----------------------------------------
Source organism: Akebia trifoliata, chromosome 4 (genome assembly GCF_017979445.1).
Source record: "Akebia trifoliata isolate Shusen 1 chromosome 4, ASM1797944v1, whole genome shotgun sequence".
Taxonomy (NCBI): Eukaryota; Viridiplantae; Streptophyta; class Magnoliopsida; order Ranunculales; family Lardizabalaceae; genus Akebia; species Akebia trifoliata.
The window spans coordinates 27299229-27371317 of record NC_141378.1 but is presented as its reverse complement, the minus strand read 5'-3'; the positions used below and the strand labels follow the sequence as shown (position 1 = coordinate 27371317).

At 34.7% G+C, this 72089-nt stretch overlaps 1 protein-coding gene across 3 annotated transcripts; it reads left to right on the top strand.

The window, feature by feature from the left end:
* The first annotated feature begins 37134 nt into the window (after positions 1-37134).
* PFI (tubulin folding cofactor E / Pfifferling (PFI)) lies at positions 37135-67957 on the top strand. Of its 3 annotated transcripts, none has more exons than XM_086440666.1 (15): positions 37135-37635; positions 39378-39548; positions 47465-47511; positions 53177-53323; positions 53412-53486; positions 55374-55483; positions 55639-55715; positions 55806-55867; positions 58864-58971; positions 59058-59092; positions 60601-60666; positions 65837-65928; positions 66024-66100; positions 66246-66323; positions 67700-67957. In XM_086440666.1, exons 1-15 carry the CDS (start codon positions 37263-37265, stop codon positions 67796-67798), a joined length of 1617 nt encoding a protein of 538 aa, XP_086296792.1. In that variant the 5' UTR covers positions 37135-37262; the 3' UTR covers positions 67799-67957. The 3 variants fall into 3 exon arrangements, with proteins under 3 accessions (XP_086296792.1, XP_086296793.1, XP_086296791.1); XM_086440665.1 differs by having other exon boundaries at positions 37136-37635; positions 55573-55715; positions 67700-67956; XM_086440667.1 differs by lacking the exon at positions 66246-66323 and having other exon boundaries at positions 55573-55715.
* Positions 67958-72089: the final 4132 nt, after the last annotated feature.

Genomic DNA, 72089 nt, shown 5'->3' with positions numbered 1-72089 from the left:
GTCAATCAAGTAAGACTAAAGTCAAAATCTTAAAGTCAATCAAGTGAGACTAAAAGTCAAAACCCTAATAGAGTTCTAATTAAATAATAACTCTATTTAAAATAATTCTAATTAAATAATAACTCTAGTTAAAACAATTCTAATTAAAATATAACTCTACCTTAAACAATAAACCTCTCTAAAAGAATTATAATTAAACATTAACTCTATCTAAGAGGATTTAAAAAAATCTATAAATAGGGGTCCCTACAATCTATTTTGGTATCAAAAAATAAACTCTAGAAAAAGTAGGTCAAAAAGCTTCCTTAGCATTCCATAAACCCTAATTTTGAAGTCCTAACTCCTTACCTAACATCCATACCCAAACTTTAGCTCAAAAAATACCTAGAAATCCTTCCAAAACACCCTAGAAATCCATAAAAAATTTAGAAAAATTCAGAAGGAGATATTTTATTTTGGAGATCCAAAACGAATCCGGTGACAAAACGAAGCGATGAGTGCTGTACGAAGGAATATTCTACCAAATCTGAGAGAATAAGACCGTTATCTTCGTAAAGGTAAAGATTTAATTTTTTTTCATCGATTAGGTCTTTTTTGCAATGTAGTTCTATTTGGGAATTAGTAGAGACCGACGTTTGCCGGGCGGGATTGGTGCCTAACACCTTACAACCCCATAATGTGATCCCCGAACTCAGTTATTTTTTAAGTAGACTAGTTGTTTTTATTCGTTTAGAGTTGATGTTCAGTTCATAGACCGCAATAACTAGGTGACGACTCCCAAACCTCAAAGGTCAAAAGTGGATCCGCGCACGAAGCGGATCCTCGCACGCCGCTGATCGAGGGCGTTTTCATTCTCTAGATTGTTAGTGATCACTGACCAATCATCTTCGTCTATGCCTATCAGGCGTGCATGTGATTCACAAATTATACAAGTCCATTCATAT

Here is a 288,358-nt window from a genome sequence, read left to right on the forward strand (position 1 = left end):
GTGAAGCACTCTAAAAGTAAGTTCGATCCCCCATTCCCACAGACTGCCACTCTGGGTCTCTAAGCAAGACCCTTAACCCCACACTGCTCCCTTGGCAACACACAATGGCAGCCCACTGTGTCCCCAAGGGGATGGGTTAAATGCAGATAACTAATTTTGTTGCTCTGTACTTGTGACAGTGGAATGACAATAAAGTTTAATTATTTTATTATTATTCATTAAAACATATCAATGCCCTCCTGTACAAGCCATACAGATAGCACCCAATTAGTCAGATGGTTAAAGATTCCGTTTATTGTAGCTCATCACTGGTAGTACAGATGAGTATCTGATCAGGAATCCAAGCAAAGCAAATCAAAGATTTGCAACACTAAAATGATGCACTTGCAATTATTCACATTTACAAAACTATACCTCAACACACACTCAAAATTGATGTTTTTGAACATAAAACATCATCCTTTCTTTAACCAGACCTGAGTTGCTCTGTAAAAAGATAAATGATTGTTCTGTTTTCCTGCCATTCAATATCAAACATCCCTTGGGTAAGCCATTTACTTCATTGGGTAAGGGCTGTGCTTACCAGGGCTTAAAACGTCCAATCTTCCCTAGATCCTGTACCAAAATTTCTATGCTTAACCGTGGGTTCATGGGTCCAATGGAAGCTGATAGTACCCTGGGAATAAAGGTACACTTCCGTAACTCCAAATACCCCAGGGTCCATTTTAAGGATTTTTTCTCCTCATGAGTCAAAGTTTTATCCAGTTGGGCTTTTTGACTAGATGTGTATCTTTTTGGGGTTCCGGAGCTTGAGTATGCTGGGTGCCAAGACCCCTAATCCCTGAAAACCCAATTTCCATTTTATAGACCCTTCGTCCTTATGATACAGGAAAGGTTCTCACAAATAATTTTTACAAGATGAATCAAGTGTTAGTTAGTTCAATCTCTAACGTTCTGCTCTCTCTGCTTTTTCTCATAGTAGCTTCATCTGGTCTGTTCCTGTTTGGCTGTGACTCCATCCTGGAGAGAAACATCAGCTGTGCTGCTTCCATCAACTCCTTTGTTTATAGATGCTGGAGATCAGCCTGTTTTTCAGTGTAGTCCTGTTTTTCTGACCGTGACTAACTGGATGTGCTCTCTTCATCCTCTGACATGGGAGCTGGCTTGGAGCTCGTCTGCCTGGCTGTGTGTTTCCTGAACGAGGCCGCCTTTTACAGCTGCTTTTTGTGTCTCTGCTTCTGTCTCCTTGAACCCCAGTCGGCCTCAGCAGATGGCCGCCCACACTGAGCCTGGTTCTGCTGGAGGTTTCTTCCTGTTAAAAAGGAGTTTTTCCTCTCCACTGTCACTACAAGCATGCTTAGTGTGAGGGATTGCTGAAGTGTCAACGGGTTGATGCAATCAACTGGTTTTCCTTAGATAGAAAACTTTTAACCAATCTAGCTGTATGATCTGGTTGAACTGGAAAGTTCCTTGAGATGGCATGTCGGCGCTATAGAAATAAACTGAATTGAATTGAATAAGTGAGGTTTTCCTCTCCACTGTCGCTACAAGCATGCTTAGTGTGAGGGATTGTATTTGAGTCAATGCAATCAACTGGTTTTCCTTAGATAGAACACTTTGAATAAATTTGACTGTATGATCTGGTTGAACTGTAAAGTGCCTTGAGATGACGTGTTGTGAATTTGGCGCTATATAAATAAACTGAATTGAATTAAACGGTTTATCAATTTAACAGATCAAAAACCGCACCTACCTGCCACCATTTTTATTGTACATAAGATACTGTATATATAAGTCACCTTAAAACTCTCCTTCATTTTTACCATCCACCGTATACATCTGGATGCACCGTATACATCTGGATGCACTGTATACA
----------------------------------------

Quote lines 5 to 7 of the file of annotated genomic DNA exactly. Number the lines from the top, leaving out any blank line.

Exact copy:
At 34.7% G+C, this 72089-nt stretch overlaps 1 protein-coding gene across 3 annotated transcripts; it reads left to right on the top strand.

The window, feature by feature from the left end:
* The first annotated feature begins 37134 nt into the window (after positions 1-37134).